I would add to this a further comment: while the histories of women, minorities, the losers of wars are being uncovered, there is still a danger that they remain specialist narratives and not necessarily integrated into the main stream historical narrative or popular media. A balanced, integrated history is always hard to achieve but we should keep on trying.

Footnote: For an entertaining movie about history and conflicting views on its educative role, The History Boys set in a British 1980s all boys High School and directed by Nicolas Hytner from the Alan Bennett stage play is excellent. I think they may even mention ‘history is written by the victors’ but I am not sure.

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About creativeconflictwisdom

I spent 32 years in a Fortune Five company working on conflict: organizational, labor relations and senior management. I have consulted in a dozen different business sectors and the US Military. I work with a local environmental non profit. I have written a book on the neuroscience of conflict, and its implications for conflict handling called Creative Conflict Wisdom (forthcoming).
This entry was posted in Academic Conflict, Conflict History, Conflict Processes, Uncategorized, Ways to handle conflict and tagged , , , , . Bookmark the permalink.

5 Responses to Is History Always Written by the Victors?

  1. Victor says:

    Bloodlands is not written by the victims because all those 14 million non combatants are dead from starvation, bullets or gas.
    The victims of torture by the NKVD where later shot or died in camps.
    I think that this always been the case–we do not read any accounts from the Carthaginians about the wars with Rome, we do not read any Aztec accounts of the wars with the Spanish–we have a couple of books about the Gulags.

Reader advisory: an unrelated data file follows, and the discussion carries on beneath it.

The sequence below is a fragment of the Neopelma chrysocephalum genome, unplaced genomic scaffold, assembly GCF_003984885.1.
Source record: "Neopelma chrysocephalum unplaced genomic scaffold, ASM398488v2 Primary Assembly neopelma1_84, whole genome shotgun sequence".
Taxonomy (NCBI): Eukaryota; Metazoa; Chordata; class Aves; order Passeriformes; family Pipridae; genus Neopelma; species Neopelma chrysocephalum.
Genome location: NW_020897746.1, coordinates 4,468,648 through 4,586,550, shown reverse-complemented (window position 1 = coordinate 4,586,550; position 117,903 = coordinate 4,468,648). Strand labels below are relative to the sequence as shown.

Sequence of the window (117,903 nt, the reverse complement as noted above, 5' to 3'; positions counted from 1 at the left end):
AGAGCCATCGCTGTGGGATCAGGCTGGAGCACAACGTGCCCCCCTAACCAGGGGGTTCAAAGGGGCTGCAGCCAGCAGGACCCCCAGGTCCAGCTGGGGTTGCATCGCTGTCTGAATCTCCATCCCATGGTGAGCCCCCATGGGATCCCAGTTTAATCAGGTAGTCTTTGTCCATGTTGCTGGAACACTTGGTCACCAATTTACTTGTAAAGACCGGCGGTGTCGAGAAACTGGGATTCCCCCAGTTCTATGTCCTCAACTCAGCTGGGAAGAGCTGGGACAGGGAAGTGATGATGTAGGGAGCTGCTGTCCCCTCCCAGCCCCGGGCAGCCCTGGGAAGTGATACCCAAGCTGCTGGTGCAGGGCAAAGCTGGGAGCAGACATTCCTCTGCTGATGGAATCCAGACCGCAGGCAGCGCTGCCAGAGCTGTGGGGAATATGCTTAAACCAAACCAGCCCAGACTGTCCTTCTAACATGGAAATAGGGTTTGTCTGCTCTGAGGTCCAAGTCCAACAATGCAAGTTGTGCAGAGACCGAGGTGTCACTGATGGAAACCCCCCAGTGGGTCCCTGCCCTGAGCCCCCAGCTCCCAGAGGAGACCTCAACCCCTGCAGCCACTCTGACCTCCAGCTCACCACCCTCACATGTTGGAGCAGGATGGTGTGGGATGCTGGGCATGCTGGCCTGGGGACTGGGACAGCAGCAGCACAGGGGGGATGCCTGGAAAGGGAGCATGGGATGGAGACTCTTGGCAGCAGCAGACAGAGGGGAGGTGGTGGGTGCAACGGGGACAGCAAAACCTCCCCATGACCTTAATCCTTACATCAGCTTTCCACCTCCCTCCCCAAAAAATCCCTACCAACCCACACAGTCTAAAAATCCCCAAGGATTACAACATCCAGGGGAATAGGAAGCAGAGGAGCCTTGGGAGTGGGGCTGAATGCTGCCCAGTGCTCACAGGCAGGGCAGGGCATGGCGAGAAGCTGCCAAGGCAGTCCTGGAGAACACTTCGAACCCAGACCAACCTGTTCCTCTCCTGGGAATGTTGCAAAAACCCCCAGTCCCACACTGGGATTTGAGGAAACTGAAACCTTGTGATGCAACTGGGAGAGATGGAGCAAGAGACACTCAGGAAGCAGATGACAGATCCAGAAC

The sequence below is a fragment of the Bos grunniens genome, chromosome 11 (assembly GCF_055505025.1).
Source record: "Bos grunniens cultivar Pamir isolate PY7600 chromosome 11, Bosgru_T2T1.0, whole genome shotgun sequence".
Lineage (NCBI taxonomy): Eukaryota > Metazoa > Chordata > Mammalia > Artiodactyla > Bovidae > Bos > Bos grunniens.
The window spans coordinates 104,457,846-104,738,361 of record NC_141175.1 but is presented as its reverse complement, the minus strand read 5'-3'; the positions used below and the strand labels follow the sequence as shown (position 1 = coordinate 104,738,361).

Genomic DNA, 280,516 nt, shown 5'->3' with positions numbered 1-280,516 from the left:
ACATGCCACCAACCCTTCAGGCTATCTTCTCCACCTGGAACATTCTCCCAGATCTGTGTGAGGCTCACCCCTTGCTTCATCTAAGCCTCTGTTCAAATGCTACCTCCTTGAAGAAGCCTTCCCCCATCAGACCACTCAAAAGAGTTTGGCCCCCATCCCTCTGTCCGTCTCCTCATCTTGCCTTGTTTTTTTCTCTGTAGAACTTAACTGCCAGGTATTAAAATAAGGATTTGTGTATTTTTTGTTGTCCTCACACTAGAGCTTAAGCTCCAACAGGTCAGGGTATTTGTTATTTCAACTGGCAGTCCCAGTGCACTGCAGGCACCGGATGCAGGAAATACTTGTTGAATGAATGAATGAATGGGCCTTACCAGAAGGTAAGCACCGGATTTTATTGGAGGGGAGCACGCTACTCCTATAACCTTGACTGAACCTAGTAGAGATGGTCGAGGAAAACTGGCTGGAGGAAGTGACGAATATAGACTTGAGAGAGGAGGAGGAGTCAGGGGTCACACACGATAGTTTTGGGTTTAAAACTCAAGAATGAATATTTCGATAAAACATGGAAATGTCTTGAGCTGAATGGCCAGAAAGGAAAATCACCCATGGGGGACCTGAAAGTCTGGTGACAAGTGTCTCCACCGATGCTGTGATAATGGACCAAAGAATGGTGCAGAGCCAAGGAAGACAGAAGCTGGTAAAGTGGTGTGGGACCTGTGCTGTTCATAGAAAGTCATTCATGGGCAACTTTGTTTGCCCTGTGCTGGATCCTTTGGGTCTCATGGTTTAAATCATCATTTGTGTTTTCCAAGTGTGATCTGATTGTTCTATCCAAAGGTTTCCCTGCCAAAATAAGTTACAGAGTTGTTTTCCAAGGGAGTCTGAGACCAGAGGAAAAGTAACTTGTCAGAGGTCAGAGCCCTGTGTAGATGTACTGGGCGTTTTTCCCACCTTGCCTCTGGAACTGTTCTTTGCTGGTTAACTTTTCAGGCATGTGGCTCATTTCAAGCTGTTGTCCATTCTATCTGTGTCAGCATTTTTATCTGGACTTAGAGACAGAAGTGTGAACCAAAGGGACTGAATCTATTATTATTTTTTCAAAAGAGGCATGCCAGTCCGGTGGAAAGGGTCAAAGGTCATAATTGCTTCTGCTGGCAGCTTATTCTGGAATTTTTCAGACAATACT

The accounts we have of Shoah were written by people in the labor camps not the death camps.
    I finished the Bloodlands, it is quite remarkable — up to 40% of the senior officers in the NKVD were ethnically Jewish though Jews were less than 1% of the Russian population, which explains–but does not justify– the hostility towards Jews by Ukrainians.
    Robert Conquest at Hoover has written extensively about Stalins great famine and great terror–but he was ignored–while Walter Duranty of NYT got the Pulitzer Prize for covering it up
    http://en.wikipedia.org/wiki/Walter_Duranty

    Snyder apparently he collaborated on a book with Judt before he died.

  2. Interesting insights/perspective. But while we cannot hear the direct account of the dead victims of the death camps or the Aztecs, we can get closer to their take on it by thoroughly understanding what happened, and using the imaginative empathy that is central to the conflict model of this blog. We have some idea what the ramp at Auschwitz felt like because there were some survivors. Though less of the exclusively extermination camps.

    And art: writing, film, poetry, painting, music can add to this, however inadequately. I did not agree with the idea that silence is the right response in the face of horror. Conrad managed to give us a sense of the Congo slaughter. Though he was not a victim, he could understand their torment and report it in a way that impacts us.